US adults are generally uncomfortable with the subject of adolescent sexuality. As such, they either pretend that teenagers do not have sex or try to control and limit the information which young people receive about sex and contraception. Sexual abstinence until marriage is the US Congressionally mandated message to students. In contrast, adults, and society in general, in the Netherlands, France, and Germany are comfortable with adolescent sexuality, and understand that teens have sex as a natural part of growing into sexually healthy adults. Perhaps paradoxically, adolescents in these 3 countries have first intercourse 1-2 years later than do US teens. The US also has a higher teen birth rate than the Netherlands, France, and Germany, as well as Morocco, Albania, Brazil, and more than 50 other developing countries. The teen birth rate in the Netherlands is almost 8 times lower than that of the US. Adolescent HIV and STD rates are also higher in the Netherlands, France, and Germany than in the US. At the heart of these 3 European countries' success in achieving low teen pregnancy and HIV/STD rates is a cultural openness and acceptance of adolescent sexuality which respects young people's rights and responsibilities as sexually maturing members of society. Rather than following the American model of trying to prevent young people from having sex, the Dutch, Germans, and French teach and empower their youths to behave responsibly when they decide to have sex. The US could learn from the Dutch, French, and German experiences with adolescent sexuality in developing and implementing a more balanced approach to adolescent sexuality.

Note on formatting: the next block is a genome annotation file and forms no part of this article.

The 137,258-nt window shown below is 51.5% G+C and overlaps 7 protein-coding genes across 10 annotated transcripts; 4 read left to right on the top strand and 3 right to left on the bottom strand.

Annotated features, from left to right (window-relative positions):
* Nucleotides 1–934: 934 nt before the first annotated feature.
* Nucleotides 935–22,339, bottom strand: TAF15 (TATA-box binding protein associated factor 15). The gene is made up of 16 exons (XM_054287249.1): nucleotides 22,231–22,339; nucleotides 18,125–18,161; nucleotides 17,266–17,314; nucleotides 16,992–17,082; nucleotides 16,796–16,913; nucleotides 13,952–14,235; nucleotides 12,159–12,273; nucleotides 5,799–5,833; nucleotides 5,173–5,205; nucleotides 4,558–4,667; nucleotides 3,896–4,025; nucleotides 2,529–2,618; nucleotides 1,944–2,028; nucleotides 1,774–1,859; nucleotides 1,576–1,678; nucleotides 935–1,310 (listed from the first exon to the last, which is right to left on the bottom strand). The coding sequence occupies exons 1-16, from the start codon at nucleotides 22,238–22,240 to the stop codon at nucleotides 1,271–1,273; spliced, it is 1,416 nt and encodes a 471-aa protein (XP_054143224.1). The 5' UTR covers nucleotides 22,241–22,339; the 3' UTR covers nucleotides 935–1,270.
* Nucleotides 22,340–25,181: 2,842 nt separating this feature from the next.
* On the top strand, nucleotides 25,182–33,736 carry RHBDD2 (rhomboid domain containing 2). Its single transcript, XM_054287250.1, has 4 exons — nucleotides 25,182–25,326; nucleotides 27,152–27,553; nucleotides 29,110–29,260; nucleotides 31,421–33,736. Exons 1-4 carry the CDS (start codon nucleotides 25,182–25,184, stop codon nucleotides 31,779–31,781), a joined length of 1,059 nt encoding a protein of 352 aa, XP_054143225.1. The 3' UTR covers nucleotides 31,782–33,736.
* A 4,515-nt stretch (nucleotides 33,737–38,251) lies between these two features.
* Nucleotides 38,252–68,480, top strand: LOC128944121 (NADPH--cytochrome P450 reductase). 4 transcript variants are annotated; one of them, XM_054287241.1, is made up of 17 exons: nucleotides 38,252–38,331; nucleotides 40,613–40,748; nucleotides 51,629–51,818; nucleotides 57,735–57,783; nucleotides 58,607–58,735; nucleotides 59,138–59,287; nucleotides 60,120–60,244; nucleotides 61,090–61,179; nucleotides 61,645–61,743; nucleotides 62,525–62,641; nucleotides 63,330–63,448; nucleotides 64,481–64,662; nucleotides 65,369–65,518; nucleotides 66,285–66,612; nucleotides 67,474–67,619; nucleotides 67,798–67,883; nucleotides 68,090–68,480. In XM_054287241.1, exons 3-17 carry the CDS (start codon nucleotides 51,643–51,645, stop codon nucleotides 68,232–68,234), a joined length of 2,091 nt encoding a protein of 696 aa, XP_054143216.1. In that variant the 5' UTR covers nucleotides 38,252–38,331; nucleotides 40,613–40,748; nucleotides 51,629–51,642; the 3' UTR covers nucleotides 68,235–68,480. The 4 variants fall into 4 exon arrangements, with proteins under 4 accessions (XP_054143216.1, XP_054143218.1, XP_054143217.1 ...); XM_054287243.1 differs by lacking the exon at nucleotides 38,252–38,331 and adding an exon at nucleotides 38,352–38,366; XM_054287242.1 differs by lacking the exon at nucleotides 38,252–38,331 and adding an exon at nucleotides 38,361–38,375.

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  4. 4
    070749

    Motor-park people shift gear.

    Nnoli C

    WORLDAIDS. 1992 Jan; (19):10.